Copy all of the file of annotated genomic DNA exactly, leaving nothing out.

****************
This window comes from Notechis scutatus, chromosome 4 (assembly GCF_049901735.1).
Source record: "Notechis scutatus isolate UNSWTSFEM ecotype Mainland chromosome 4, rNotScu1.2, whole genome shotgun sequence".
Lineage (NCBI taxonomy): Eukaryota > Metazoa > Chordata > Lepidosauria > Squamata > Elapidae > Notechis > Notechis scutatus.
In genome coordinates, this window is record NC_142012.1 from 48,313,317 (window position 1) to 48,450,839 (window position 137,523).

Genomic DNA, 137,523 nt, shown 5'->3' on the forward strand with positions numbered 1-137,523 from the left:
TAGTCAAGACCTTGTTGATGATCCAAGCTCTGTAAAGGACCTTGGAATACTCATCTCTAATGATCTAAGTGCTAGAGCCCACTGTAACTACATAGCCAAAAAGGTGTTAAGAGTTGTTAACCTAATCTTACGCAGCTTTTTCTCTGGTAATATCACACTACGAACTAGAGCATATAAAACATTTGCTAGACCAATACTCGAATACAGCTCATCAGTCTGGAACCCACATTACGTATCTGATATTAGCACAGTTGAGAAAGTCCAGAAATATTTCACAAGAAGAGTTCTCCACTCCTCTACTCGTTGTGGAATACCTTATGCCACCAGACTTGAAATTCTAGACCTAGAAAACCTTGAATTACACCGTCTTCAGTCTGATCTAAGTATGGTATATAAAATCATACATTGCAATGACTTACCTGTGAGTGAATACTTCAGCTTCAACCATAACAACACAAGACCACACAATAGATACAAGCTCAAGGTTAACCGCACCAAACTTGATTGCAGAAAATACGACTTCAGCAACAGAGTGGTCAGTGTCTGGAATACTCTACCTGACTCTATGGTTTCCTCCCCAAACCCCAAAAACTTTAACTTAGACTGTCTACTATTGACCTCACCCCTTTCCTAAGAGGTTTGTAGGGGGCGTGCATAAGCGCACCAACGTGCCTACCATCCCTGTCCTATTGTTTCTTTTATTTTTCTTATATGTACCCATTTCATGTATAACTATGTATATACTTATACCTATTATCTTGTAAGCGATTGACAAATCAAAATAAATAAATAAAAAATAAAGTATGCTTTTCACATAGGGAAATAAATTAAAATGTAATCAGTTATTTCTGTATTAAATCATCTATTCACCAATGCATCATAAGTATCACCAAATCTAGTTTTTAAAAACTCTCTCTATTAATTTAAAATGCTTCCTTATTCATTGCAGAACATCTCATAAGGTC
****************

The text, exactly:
This window comes from Notechis scutatus, chromosome 4 (assembly GCF_049901735.1).
Source record: "Notechis scutatus isolate UNSWTSFEM ecotype Mainland chromosome 4, rNotScu1.2, whole genome shotgun sequence".
Lineage (NCBI taxonomy): Eukaryota > Metazoa > Chordata > Lepidosauria > Squamata > Elapidae > Notechis > Notechis scutatus.
In genome coordinates, this window is record NC_142012.1 from 48,313,317 (window position 1) to 48,450,839 (window position 137,523).

Genomic DNA, 137,523 nt, shown 5'->3' on the forward strand with positions numbered 1-137,523 from the left:
TAGTCAAGACCTTGTTGATGATCCAAGCTCTGTAAAGGACCTTGGAATACTCATCTCTAATGATCTAAGTGCTAGAGCCCACTGTAACTACATAGCCAAAAAGGTGTTAAGAGTTGTTAACCTAATCTTACGCAGCTTTTTCTCTGGTAATATCACACTACGAACTAGAGCATATAAAACATTTGCTAGACCAATACTCGAATACAGCTCATCAGTCTGGAACCCACATTACGTATCTGATATTAGCACAGTTGAGAAAGTCCAGAAATATTTCACAAGAAGAGTTCTCCACTCCTCTACTCGTTGTGGAATACCTTATGCCACCAGACTTGAAATTCTAGACCTAGAAAACCTTGAATTACACCGTCTTCAGTCTGATCTAAGTATGGTATATAAAATCATACATTGCAATGACTTACCTGTGAGTGAATACTTCAGCTTCAACCATAACAACACAAGACCACACAATAGATACAAGCTCAAGGTTAACCGCACCAAACTTGATTGCAGAAAATACGACTTCAGCAACAGAGTGGTCAGTGTCTGGAATACTCTACCTGACTCTATGGTTTCCTCCCCAAACCCCAAAAACTTTAACTTAGACTGTCTACTATTGACCTCACCCCTTTCCTAAGAGGTTTGTAGGGGGCGTGCATAAGCGCACCAACGTGCCTACCATCCCTGTCCTATTGTTTCTTTTATTTTTCTTATATGTACCCATTTCATGTATAACTATGTATATACTTATACCTATTATCTTGTAAGCGATTGACAAATCAAAATAAATAAATAAAAAATAAAGTATGCTTTTCACATAGGGAAATAAATTAAAATGTAATCAGTTATTTCTGTATTAAATCATCTATTCACCAATGCATCATAAGTATCACCAAATCTAGTTTTTAAAAACTCTCTCTATTAATTTAAAATGCTTCCTTATTCATTGCAGAACATCTCATAAGGTC